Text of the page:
Membranes can be configured in various ways and be composed of differing materials depending on the context in which they are to be used.

EUWP has commissioned Santa Fe Science and Technology (SFST), a New Mexico R&D specialist, to research the use of electrically conductive, hollow-fibre membranes for RO of seawater. SFST is seeking to develop a membrane with a higher surface area than conventional systems, allowing water purification at significantly lower energy levels and with an electrical conductivity that improves salt rejection. Its ultimate objective is to develop a high-throughput RO membrane capable of producing a litre of fresh water from a saltwater source in 15 minutes.

Other areas under investigation by EUWP include the use of thin-film composite membranes and the application of ozone to increase the efficiency of desalination and purification.

EUWP’s initial goal is to produce two technology demonstrators. The first will be based on existing technology and capable of purifying 100,000 gallons of water per day. The second aims to increase this to 300,000 gallons. The short-term applications are certain to be military or connected to the treatment of water during space travel. But five to 10 years down the line the research may be the best hope for providing the type of local desalination system the world’s aid agencies need in situations such as the present disaster.

The US Marine Corps has already set out its wish-list. It has asked the ONR to develop a system so small and light that individual troops can carry it into combat. Known as the Individual Water Purifier (IWP), the envisaged modular device would be able to clean and desalinate water to a high standard. The desalination element would weigh less than 2lb and be capable of quickly producing a litre of purified water from a saltwater source.In the current climate of high US defence spending the marines tend to get the technology they want. But in this case future victims of catastrophic flooding may be among the beneficiaries.

Aside from the filtering technology itself, providing power to desalination systems represents another headache for relief workers. As with the portable military system, the renewable energy community may be able to help future victims in ways unavailable now.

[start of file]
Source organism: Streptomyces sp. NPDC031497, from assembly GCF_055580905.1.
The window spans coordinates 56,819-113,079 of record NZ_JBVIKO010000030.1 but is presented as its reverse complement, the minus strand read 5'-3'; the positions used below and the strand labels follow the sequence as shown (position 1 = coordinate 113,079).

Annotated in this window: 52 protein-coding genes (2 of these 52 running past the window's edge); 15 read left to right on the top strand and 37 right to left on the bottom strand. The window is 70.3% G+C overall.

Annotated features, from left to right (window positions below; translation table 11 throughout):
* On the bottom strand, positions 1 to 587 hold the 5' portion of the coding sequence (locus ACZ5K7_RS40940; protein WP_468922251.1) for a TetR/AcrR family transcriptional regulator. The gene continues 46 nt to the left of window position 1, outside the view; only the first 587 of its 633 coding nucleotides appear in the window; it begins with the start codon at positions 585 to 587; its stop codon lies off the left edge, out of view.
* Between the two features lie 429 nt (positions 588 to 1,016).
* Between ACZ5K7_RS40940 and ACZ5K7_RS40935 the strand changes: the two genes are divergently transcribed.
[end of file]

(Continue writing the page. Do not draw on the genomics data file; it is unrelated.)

Following the tsunami the International Solar Energy Society is to set up a task-force aimed at developing a simple, solar-powered desalination system for use in disaster areas. This will be able to produce a reliable source of clean water even when power supplies have been destroyed.

The society’s president, Yogi Goswami, a professor of mechanical engineering at the University of Florida, has developed a solar-powered unit that uses a gravity-induced vacuum to desalinate water. However, slow commercial progress has meant that the technology, though highly efficient, will not be ready to help those affected in Asia. Goswami hopes the clear benefits of the system in disaster situations will give added impetus to commercialisation.

‘We have a working unit that could be used, but unfortunately no one is making them,’ he said. ‘We are sorry that we have nothing to offer now, but it is the ideal time to attract entrepreneurs and allow commercial products to be produced so we are ready in the future.’

Sidebar: ComMs for aid workers

Aid agencies deployed to remote areas often face damaged or non-existent communications lines. But tsunami aid workers in Indonesia and Sri Lanka are pioneering a portable hub that shares internet and phone access over a local area via a wireless link to a satellite signal.

Nethope, a consortium of aid agencies, and telecoms companies Cisco, Inmarsat and CGNET switched on the Net Relief Kit device in Banda Aceh last Sunday, and up to eight more are being flown out to affected regions. Field trials of the NRK had been planned, but the tsunami meant the NRK’s first test will be for real, he said.

Fran Boon, an Oxfam engineer who helped build the communication hub said compared with conventional satphones the NRK is cheaper and faster and allows computers and phones within 100m to access a satellite signal.